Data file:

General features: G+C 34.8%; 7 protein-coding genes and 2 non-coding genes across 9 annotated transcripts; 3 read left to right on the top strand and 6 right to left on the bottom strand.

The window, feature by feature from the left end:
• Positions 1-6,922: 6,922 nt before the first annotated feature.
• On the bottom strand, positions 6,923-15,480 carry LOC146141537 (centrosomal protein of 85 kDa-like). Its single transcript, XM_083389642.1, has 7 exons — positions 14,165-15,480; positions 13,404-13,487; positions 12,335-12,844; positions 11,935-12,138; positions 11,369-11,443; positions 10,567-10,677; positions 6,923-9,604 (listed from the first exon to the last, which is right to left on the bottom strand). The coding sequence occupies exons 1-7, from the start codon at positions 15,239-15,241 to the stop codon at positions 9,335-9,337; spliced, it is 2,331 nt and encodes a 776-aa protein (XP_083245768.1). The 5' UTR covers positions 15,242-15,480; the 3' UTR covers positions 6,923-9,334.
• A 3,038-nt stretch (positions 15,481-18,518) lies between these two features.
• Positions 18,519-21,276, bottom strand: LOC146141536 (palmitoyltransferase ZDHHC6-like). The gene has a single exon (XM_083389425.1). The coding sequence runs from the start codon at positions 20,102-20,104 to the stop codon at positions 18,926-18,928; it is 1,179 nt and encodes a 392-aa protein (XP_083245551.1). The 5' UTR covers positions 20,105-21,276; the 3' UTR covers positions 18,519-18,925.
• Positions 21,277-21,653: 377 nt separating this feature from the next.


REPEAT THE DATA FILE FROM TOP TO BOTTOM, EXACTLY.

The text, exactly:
General features: G+C 34.8%; 7 protein-coding genes and 2 non-coding genes across 9 annotated transcripts; 3 read left to right on the top strand and 6 right to left on the bottom strand.

The window, feature by feature from the left end:
• Positions 1-6,922: 6,922 nt before the first annotated feature.
• On the bottom strand, positions 6,923-15,480 carry LOC146141537 (centrosomal protein of 85 kDa-like). Its single transcript, XM_083389642.1, has 7 exons — positions 14,165-15,480; positions 13,404-13,487; positions 12,335-12,844; positions 11,935-12,138; positions 11,369-11,443; positions 10,567-10,677; positions 6,923-9,604 (listed from the first exon to the last, which is right to left on the bottom strand). The coding sequence occupies exons 1-7, from the start codon at positions 15,239-15,241 to the stop codon at positions 9,335-9,337; spliced, it is 2,331 nt and encodes a 776-aa protein (XP_083245768.1). The 5' UTR covers positions 15,242-15,480; the 3' UTR covers positions 6,923-9,334.
• A 3,038-nt stretch (positions 15,481-18,518) lies between these two features.
• Positions 18,519-21,276, bottom strand: LOC146141536 (palmitoyltransferase ZDHHC6-like). The gene has a single exon (XM_083389425.1). The coding sequence runs from the start codon at positions 20,102-20,104 to the stop codon at positions 18,926-18,928; it is 1,179 nt and encodes a 392-aa protein (XP_083245551.1). The 5' UTR covers positions 20,105-21,276; the 3' UTR covers positions 18,519-18,925.
• Positions 21,277-21,653: 377 nt separating this feature from the next.